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Artificially Altered Material Could Accelerate Neuromorphic Device Development

Using quantum Monte Carlo methods, the researchers simulated bulk vanadium oxide. Yellow and turquoise represent changes in electron density between the excited and ground states of a compound composed of oxygen, in red, and vanadium, in blue, which allow

Credit: Panchapakesan Ganesh/Oak Ridge National Laboratory

euromorphic devices — which emulate the decision-making processes of the human brain — show great promise for solving pressing scientific problems, but building physical systems to realize this potential presents researchers with a significant challenge. An international team has gained additional insights into a material compound called vanadium oxide, or VO2, that might be the missing ingredient needed to complete a reliable neuromorphic recipe.

VO2, which belongs to a class of materials known as correlated solid oxides, must undergo a reversible transformation from its insulating form to a metallic form to become a practical candidate for this purpose. And although atomic imperfections called point defects are capable of optimizing materials for technological applications, the specific effects of such alterations, which are needed to enhance the compound's functional qualities, were previously unknown.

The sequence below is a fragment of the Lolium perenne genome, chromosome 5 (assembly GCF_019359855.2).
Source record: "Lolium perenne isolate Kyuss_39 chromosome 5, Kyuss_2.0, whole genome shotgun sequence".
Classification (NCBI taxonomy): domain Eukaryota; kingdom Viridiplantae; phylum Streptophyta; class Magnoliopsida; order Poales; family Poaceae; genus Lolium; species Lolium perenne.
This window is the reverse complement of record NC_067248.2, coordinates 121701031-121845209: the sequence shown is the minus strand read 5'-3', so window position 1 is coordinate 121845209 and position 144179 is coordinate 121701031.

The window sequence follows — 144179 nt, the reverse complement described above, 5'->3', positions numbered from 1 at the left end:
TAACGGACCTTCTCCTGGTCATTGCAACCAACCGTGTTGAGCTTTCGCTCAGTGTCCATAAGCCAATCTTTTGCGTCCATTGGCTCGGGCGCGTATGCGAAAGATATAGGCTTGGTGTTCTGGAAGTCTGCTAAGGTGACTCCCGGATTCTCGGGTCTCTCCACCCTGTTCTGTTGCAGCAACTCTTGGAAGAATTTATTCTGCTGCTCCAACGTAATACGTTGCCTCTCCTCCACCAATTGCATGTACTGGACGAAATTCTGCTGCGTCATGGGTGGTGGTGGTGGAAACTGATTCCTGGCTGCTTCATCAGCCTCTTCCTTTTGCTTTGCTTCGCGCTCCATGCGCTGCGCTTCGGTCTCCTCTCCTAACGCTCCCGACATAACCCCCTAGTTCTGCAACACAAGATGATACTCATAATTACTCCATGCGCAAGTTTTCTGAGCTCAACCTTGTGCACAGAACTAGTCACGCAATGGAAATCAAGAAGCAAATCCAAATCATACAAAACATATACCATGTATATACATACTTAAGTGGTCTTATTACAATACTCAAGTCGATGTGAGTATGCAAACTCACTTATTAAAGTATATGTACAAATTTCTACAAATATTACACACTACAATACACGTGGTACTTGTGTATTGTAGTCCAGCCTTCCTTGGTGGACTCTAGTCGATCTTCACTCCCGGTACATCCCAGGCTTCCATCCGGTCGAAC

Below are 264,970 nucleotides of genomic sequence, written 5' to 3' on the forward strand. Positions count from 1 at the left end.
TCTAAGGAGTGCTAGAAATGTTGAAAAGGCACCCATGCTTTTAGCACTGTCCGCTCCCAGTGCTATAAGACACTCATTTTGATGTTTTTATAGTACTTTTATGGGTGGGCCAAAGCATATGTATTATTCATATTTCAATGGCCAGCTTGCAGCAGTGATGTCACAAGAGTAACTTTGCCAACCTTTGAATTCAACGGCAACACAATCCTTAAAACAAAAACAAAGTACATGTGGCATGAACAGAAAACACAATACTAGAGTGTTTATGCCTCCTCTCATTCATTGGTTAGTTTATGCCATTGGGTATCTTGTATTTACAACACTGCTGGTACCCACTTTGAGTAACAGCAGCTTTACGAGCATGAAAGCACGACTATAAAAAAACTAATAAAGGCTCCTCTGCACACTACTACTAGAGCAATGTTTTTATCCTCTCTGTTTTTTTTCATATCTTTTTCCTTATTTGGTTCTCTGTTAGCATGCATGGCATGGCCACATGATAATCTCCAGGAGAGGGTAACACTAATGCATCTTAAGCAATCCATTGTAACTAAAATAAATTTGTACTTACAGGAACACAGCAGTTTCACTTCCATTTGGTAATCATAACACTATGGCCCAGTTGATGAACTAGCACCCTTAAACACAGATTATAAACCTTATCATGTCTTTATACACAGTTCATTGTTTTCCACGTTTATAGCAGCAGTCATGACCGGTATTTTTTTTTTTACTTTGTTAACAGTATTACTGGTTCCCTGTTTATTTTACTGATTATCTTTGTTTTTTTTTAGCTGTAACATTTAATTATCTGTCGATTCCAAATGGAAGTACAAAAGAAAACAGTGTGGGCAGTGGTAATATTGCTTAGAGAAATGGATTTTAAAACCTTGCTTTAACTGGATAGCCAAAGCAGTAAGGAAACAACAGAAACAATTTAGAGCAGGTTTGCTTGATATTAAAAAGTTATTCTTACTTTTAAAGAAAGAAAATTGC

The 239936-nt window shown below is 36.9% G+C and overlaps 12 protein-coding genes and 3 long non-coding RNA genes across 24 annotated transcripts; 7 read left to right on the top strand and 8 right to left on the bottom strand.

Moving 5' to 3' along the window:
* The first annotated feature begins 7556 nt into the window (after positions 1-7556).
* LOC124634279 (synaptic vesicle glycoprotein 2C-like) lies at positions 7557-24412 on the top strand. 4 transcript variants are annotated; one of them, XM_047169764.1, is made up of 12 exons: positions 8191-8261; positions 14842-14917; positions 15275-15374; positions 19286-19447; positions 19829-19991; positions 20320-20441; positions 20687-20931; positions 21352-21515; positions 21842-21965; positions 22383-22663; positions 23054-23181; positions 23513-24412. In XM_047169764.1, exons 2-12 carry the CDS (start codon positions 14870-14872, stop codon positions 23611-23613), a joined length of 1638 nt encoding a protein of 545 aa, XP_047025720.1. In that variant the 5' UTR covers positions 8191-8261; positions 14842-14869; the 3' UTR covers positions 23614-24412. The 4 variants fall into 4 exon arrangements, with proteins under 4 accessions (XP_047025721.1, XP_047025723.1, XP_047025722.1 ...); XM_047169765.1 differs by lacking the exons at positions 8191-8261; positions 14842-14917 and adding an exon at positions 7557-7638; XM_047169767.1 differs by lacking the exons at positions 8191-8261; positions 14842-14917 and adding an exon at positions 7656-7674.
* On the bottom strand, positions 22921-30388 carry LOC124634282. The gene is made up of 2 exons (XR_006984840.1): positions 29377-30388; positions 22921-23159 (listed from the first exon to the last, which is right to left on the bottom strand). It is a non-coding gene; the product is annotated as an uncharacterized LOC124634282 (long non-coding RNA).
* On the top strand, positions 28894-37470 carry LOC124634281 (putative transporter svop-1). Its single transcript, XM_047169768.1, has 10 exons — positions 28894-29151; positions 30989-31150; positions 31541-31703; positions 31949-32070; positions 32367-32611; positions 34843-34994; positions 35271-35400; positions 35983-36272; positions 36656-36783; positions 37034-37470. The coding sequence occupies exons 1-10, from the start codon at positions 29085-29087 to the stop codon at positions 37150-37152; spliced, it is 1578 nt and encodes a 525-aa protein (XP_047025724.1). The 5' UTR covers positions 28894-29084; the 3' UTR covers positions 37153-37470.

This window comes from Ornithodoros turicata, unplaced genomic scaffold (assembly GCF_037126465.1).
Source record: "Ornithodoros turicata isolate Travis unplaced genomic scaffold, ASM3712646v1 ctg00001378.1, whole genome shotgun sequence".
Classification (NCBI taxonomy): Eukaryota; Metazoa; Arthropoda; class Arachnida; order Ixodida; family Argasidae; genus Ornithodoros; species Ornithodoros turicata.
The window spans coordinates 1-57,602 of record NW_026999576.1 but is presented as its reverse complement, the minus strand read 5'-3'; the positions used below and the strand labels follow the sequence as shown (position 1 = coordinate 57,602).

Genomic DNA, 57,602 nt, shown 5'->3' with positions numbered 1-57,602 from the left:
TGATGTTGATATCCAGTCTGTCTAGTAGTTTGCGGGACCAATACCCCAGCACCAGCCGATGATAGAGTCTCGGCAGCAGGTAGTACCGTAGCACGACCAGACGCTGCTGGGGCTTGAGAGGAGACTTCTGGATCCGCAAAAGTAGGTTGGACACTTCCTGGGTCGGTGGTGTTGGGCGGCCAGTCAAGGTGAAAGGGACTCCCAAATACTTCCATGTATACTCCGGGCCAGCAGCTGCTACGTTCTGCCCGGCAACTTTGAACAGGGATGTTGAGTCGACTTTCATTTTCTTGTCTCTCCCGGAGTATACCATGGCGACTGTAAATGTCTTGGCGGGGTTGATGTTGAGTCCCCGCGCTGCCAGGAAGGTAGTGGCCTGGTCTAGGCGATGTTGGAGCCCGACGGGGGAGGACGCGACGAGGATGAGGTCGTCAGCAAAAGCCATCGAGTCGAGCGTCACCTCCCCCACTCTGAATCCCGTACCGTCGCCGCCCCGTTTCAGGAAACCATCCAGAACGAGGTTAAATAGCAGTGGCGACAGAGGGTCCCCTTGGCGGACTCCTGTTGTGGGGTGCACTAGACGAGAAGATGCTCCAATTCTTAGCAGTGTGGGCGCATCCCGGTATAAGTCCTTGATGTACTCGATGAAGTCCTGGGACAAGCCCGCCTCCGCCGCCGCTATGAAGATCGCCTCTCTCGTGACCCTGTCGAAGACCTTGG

Motivated by this knowledge gap, researchers from the Department of Energy's Oak Ridge and Argonne national laboratories, Tampere University and the University of Hamburg applied complementary many-body theoretical methods at multiple computing facilities to obtain new insights into VO2's interactions with different types of point defects. The researchers created the most complete picture of this complex compound's transformation to date and their findings are published in Physical Review B.

From Oak Ridge National Laboratory
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